A while back I heard a piece about the differences in the way Eastern cultures and Western cultures view their lives. It boils down to this. Eastern cultures tend to accept the ebb and flow – the natural process of destruction, cleansing and rebirth that often happens several times throughout the course of one’s life. Conversely, Western cultures (in this case, the US being the comparison) tend to see life as a linear process of sustained upward development. One in which we (those experiencing life) exert control over our position and outcomes. The first view is naturalistic or even perhaps fatalistic. The other, while vastly more egocentric, holds within it the promise of self-made progress, or Manifest Destiny. Also sometimes known as C-O-N-T-R-O-L. I suspect religion has a large influence here, but I won’t even go there.
It seems to me that we Western sorts have a rather dismal record of dealing with uncertainty. We have been conditioned to stand in judgement of ourselves (or others) when faced with setbacks or restarts. What I find perplexing is how we don’t see the silliness of it all. How we have been sold a bill of goods that keeps us weighed down rather than that life-affirming chance at a big flush of the toilet. We have been trained to think up is the only way and down is a dirty secret. Rather than seeing setbacks or natural cycles as grand opportunities for cleansing and renewal, instead we let our internal jury convict with little to no evidence – leading to shame, depression and despair. Then, when we are unable to live in the constant upside, we seek solace in our consumption – whether alcohol, IKEA, drugs, sex or the Kardashians, the numbing ensues and the Technicolor of life in either direction grows dim. For there is no true joy without true sorrow and by buffering one we also buffer the other.
What we are left with is a watered down and backed up mess.
But, nature has in her toolbox an infinite number of devices for resetting the stage. She uses them all constantly. From the extreme such as earthquakes, hurricanes and forest fires, to the twice daily rise and fall of the ocean tides. Today, I had the opportunity (or perhaps they had the misfortune) of explaining the concept of high and low tide to my small children. Remember these are seriously land-locked offspring, so this is not a concept with which they are intimately familiar. My explanation would have probably made my sixth grade science teacher wonder why she wasted her time, but to illustrate my Neanderthal explanation, we visited the same beach in British Columbia twice in one day.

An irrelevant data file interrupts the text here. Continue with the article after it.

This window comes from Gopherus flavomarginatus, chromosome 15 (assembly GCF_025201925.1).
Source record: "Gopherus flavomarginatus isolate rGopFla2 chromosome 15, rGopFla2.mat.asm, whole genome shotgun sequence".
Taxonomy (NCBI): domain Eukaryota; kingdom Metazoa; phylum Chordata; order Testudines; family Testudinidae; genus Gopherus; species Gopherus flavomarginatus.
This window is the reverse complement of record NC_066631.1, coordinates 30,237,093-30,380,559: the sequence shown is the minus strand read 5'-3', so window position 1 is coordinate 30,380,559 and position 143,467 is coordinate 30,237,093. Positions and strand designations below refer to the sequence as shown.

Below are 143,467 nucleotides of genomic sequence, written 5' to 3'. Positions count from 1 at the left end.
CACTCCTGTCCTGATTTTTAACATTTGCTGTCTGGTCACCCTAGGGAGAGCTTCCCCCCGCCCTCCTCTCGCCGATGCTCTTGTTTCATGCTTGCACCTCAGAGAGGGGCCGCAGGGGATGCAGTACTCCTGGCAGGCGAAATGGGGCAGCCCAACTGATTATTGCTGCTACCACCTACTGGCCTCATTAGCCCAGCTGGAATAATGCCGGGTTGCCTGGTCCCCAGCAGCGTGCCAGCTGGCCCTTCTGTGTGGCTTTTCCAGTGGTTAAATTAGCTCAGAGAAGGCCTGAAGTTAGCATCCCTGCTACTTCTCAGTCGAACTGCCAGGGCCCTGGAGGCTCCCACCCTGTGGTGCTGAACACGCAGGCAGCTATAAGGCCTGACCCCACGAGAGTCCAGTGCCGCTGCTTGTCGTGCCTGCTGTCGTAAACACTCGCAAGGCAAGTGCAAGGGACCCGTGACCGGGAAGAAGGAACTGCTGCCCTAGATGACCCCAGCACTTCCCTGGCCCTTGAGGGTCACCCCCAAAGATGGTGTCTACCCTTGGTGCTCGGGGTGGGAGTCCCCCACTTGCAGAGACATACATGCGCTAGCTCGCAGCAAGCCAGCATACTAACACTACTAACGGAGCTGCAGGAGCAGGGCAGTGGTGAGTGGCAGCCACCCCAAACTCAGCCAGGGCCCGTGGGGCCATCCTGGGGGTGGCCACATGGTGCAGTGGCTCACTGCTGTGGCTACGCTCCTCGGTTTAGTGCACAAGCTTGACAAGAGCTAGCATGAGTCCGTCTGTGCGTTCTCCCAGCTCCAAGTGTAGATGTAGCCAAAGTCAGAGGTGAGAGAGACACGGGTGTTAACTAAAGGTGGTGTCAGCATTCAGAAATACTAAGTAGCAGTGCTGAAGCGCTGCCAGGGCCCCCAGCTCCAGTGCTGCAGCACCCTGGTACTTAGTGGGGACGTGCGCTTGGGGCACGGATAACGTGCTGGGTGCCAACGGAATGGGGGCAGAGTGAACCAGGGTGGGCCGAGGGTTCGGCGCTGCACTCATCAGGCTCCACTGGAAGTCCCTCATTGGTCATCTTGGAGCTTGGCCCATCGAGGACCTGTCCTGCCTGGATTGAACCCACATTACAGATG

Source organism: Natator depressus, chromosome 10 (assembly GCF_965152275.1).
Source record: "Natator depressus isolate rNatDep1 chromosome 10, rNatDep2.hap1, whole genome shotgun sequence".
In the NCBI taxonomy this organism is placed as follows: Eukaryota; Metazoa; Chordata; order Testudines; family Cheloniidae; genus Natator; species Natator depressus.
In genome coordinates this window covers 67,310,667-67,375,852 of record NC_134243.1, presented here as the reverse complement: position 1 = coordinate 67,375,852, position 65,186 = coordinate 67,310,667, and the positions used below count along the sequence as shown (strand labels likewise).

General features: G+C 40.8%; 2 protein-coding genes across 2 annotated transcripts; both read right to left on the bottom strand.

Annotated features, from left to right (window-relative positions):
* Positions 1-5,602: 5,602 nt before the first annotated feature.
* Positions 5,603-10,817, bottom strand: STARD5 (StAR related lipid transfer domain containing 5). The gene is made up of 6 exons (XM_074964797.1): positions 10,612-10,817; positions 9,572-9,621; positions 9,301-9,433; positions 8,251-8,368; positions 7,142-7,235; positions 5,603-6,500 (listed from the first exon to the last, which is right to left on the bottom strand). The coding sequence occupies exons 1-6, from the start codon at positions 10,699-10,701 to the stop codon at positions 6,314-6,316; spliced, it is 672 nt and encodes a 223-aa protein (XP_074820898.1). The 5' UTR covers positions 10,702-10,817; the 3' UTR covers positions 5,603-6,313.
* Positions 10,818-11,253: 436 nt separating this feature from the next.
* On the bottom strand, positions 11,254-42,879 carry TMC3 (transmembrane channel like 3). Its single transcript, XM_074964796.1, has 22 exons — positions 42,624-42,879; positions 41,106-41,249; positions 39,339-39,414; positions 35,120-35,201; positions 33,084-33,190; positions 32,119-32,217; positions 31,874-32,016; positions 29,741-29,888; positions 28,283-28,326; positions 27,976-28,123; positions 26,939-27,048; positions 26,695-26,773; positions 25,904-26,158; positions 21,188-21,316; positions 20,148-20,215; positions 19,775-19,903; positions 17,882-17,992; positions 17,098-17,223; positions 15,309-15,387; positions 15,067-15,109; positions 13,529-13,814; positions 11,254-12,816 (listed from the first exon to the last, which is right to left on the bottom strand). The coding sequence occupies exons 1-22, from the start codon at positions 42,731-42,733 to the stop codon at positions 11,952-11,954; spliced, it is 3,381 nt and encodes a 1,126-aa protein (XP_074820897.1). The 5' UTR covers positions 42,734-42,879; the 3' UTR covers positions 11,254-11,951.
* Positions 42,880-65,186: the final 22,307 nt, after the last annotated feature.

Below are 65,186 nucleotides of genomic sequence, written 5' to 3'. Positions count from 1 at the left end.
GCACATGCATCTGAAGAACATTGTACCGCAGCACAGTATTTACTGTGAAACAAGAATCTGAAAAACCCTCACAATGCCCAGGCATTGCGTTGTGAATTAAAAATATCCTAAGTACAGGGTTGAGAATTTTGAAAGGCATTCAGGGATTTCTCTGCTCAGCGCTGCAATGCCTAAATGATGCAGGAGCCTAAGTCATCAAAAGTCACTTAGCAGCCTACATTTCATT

Once in the morning during low tide.
And again in the afternoon during high tide.
The tide went out leaving colonies of mussels exposed, huge driftwood timbers tossed about like tidily winks and the floor of the sea to air dry. Only hours later, it came rushing back in all its power and filled it all in again. Rinse and repeat. Twice daily. This experience and my infantile attempt to explain the magnificence of the natural world reminded me once again of the notable difference between the Eastern and Western way of thinking.
My take is that nature is a bad ass bitch that creates and destroys on cue. It seems only reasonable that the human experience should be the same. There are forces at work so vastly out of our control, yet our control-obsessed culture teaches us nothing of surrender. It seems this tool doesn’t fit neatly into the contemporary American toolbox.
So why can’t we just let go and ride the tide?
Being from Texas, I am all for making my own way in this life. Hell this is me down to the molecular level. I bet if you were to view my blood under a microscope, it might look something like Wiley Coyote whistling Dixie. Obviously I am no scientist and anyway, perhaps this is too personal, but I have found an ounce of peace in the surrender. Now, hey there, don’t go crazy and think I won’t fight when a fight is called for, but I no longer try to fight the natural course of things. For inevitably, the tide will go out and the tide will come in twice daily – ebb and flow. As it is in nature, it is in human life.
At least that’s the way I see it.